The astute observer may have noticed a curious pattern in brand event activations and collaborations as of late. In February, a car featuring a distinct black and gold wrap sped around the track at the Daytona 500. Colorful cars are a staple on NASCAR tracks; this, however, marked the first time that a car featuring the Grambling State University logo appeared. In April, the Recording Academy’s GRAMMY U launched its HBCU Love tour at Howard University. Later that same month, Ralph Lauren announced a capsule collection, inspired by vintage collegiate fashion, in conjunction with Spelman and Morehouse Colleges. Fast forward a few months and the Louis Vuitton’s Spring/Summer 23 Men’s fashion show opens with a performance by The Marching 100, Florida Agricultural and Mechanical University’s (FAMU) famed marching band. A few weeks later, attendees at the United States Tennis Association’s (USTA) U.S. Open, had the opportunity to experience HBCU Live, a celebration of the “culture, history, and pride” of HBCUs and their historic connection to tennis What do all of these examples have in common? The easy answer is that they highlight HBCUs, Historically Black Colleges and Universities. The more insightful answer is that they feature brands that have historically served as bastions of whiteness celebrating a very specific element of Blackness.
It is quite possible that many c
onsumers of the aforementioned brands have never heard of HBCUs, the institutions that have served as touchstones of education in the Black community for generations. Founded in response to segregative educational policies that prohibited African-Americans from pursuing post-secondary degrees, HBCUs continue to serve as a pillar of the community. Combined, the 104 remaining HBCUs account for just 9% enrollment of Black students but 17% percent of Black bachelor’s degree holders. As the top producers of African-American professionals across a number of fields including healthcare, engineering and STEM, Historically Black Colleges and Universities tout networks of alumni, students, and fans with impressive purchasing power. By the numbers, HBCU graduates represent a $130 billion market. A recent report by McKinsey suggests that with sufficient institutional support, this number has the potential to grow to $140 billion.
In aligning with HBCUS, firms tap into a uniquely valuable target market. Often overlooked in the marketplace, HBCU students, graduates and supporters are eager to patronize brands that recognize and celebrate their institutions. Ralph Lauren representatives reported that their Spelman and Morehouse capsule sold out within a day, demonstrating the “the enduring legacy and traditions of HBCUs.” HBCU affiliation is not unlike that of other colleges and universities, it runs deep and endures; alumni proudly represent their schools. However, operating in the dual roles of cultural and educational institutions, HBCUs are distinct, consequently, so are the bonds that people form with them. These bonds create a simple and identifiable basis for customer segmentation and targeting. This is not to say that all attempts to penetrate this market will find success. An educated and discerning group, firms must do their homework to ensure that their offering represents an authentic connection if they hope to successfully appeal to HBCU grads. In many of the aforementioned cases, the collaboration was spearheaded by member of the firm, or an external consultant, with a direct connection to the partner institution.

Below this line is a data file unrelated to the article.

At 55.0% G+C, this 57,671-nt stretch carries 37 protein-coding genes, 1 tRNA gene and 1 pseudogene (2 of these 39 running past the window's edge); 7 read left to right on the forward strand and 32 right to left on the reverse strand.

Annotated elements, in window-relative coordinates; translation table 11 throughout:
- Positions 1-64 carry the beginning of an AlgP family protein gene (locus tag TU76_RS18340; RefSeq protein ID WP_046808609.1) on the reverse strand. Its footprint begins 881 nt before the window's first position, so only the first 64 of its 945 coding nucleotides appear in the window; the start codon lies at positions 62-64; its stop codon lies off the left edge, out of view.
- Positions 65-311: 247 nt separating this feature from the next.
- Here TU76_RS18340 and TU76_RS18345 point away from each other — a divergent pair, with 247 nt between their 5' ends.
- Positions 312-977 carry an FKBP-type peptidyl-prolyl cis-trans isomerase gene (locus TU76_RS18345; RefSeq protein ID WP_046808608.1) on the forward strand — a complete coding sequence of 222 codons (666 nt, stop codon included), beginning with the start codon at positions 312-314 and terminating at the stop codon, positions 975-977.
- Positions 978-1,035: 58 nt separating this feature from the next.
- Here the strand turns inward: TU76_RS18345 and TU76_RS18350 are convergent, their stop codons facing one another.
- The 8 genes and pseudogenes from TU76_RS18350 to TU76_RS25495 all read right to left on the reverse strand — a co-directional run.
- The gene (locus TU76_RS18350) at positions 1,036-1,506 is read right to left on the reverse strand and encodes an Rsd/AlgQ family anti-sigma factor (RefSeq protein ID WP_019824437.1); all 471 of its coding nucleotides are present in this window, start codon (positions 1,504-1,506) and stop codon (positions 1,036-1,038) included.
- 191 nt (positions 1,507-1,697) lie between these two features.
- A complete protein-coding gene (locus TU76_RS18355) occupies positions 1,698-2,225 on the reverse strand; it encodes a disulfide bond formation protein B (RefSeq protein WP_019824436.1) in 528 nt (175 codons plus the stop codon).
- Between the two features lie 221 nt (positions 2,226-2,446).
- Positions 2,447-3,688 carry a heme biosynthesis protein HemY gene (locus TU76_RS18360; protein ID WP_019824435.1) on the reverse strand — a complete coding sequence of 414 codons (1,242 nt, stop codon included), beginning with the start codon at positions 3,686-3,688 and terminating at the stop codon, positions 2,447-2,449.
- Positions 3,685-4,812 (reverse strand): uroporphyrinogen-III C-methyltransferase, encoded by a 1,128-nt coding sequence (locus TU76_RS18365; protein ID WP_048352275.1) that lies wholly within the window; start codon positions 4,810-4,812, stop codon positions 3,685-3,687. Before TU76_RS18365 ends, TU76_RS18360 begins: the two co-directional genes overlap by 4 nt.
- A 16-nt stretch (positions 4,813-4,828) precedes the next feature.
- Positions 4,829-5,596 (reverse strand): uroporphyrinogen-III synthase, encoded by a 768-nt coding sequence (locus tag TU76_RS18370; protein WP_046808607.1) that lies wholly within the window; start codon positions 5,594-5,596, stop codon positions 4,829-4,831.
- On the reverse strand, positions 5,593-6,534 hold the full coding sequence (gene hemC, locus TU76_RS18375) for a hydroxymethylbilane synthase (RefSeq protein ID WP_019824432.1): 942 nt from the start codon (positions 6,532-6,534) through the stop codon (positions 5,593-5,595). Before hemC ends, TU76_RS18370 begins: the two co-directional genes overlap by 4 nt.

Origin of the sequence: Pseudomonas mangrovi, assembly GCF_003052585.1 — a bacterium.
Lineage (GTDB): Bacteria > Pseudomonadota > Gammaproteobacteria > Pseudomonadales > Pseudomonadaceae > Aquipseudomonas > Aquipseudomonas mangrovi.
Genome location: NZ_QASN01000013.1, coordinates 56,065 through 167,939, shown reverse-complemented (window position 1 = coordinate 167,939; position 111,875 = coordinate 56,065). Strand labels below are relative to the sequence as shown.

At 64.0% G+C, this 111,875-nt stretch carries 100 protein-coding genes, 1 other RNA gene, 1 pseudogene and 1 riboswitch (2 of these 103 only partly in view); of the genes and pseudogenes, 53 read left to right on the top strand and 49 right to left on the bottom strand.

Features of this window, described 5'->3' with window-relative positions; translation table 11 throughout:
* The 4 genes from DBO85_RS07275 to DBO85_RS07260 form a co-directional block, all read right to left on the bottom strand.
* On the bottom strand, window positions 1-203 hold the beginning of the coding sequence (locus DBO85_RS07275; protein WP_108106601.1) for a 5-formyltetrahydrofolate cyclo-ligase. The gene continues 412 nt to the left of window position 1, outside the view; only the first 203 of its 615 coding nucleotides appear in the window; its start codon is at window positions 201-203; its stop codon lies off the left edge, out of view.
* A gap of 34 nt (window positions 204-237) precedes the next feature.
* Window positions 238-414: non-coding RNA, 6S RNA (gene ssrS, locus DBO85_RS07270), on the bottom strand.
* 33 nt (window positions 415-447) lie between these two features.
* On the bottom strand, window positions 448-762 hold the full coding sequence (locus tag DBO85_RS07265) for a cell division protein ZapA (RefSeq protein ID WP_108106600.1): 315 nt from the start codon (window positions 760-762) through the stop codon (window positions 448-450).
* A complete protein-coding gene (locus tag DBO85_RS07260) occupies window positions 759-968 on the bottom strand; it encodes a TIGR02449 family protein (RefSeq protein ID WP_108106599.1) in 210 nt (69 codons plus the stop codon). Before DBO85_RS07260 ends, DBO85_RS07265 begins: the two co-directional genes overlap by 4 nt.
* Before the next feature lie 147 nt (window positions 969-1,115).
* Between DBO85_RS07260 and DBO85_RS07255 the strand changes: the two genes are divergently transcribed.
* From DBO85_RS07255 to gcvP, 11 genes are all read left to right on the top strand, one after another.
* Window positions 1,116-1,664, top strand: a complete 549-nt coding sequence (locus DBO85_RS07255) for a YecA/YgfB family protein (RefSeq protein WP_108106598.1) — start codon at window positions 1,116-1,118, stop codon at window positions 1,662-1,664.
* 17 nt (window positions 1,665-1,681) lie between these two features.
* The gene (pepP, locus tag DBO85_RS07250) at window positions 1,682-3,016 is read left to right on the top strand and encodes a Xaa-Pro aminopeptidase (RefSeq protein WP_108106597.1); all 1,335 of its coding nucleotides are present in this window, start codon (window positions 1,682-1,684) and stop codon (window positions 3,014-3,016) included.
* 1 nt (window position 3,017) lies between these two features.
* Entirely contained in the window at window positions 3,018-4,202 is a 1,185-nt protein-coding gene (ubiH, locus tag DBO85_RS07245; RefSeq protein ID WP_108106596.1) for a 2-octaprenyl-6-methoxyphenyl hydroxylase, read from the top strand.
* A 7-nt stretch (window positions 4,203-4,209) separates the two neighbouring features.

While they may be the most unexpected, the firms mention in the lead paragraph are far from the only ones courting this target market. In recent years, brands like Tiffany & Co, Pepsi, Peloton, and Aflac all created campaigns specific to HBCUs. Simultaneously, brands like ESPN, Under Armour, Nike’s Jordan Brand and Nike’s Lebron James Brand, inked contracts aligning them with the athletic departments of the historical institutions and their fans.
This rather sudden shift in attention toward HBCUs begs the questions: Why this? Why now? Afterall, Cheney University, the first HBCU, opened its doors in 1837—in the almost two centuries since, these venerable institutions and the communities that support them have gone virtually unnoticed by mainstream marketing efforts. The skeptical among us might point to commitments to racial justice that brands made in the wake of George Floyd’s murder, suggesting that while appearing to fulfill promises to the public, firms are benefitting from the patronage of this target market. The optimistic among us might argue that the pattern in marketing efforts reflects a greater societal shift in which we are beginning to recognize the value (and humanity) of all groups. The dogmatic among us split the two, acknowledging that while firms stand to gain new customers, attract new employees and, in some cases, advance racial justice initiatives, that HBCU’s are receiving unprecedented levels of support and publicity and their supporters finally get a chance to see the schools they love celebrated by the masses.